WASHINGTON -- Orioles owner Peter Angelos, seeking to arrange exhibition games between his club and a team of Cuban all-stars, wants the Clinton administration to refrain from dictating exactly how proceeds from the games should be spent.
Angelos returned from Havana last week without an agreement from the Cuban government for holding the games. He is scheduled to meet with Samuel R. Berger, the president's national security adviser, at 5 p.m. today.
The Cubans were annoyed at how the proposed games had been described by the Clinton administration. U.S. officials said firmly that none of the profits from the games could go to the government of Fidel Castro. Secretary of State Madeleine K. Albright said the proceeds would go to the Catholic relief agency Caritas and be used to benefit the Cuban people directly.
In fact, Angelos said, "There never was any requirement that the net proceeds go to a particular charitable organization or group of organizations functioning in Cuba.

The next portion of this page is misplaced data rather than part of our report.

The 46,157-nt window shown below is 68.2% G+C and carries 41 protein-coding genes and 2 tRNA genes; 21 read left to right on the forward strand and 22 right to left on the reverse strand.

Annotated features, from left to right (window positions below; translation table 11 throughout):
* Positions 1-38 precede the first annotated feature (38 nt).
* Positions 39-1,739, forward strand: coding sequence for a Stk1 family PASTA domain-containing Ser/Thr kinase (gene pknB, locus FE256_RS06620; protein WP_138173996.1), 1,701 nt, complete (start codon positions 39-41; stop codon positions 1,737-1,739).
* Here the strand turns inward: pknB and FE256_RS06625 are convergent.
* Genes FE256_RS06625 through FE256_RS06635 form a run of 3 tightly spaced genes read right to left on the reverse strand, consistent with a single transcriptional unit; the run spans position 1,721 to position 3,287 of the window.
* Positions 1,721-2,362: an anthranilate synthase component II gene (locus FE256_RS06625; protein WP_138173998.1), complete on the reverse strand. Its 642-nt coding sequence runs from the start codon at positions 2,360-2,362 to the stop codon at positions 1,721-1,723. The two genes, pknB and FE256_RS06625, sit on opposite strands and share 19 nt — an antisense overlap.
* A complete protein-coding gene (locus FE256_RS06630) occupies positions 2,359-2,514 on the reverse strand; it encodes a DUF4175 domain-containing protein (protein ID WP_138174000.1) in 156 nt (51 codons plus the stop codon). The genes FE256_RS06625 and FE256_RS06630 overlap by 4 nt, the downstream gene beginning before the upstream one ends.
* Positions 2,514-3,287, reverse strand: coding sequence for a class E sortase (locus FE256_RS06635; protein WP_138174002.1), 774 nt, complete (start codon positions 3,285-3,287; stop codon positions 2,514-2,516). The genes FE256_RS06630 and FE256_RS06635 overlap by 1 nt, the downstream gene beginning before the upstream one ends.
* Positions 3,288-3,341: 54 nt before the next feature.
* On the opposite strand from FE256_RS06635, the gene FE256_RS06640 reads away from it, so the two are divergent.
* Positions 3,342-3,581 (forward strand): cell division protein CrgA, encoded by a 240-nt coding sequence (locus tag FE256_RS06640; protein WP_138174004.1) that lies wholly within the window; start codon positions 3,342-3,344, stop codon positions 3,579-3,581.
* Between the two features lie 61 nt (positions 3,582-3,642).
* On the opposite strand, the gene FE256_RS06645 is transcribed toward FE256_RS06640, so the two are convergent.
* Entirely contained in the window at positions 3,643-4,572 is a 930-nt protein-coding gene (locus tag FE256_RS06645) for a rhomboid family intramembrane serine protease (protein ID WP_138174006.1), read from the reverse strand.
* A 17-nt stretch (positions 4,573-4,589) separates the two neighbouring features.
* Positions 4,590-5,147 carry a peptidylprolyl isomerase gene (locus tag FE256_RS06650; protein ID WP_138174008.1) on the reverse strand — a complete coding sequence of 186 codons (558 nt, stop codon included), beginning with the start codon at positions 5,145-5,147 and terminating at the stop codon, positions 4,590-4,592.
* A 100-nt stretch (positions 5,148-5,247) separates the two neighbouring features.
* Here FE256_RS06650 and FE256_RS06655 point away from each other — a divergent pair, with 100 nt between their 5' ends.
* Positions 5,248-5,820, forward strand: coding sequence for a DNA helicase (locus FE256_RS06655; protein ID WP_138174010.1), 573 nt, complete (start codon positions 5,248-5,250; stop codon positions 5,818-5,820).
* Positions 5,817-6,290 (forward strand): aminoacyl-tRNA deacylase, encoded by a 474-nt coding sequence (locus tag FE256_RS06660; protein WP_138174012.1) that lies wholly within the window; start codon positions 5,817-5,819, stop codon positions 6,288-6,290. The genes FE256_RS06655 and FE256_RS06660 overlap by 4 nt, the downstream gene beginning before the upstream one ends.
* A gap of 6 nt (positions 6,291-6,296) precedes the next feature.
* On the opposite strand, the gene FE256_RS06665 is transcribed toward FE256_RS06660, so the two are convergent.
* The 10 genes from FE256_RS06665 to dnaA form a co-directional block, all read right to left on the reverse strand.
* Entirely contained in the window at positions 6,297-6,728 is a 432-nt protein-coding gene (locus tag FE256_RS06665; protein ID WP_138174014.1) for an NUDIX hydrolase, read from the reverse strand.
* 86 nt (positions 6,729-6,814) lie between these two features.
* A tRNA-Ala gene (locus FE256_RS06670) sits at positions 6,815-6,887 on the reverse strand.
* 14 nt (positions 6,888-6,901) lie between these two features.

"Nor was there ever any insistence or intention by the Cubans that any proceeds be distributed to the Cuban government or [Cuban] governmental agency," he added in a telephone interview last night.
It would be helpful if the administration made these points clear, Angelos said.
The games are tentatively set for March 28 in Havana and April 3 at Oriole Park at Camden Yards, according to a source familiar with the talks. Both games would start at 1: 35 p.m.
Angelos said that the Cubans are entitled to any profits from the Havana game. The net proceeds from the Baltimore game should belong to the Orioles, he said.
"We're willing to contribute to a worthwhile cause, subject to the approval of our government," he said.
Profits from television coverage of the event may not even reach $200,000, according to Baltimore attorney Rick Schaeffer, one of those who has been trying to arrange the games.
"The national rights belong not to the Orioles but to Major League Baseball," thus limiting the Orioles' profits, he said. Plus, "the time frame within which the rights must be sold is very brief relative to the way most sporting events are sold. Consequently, there is a considerable diminishment of value."
Angelos said Berger had asked him before the Cuba trip to report back on how his meetings went with officials in Havana.
"If they [U.S. officials] don't want this mission to go on, then it's over," Angelos said.
Pub Date: 1/29/99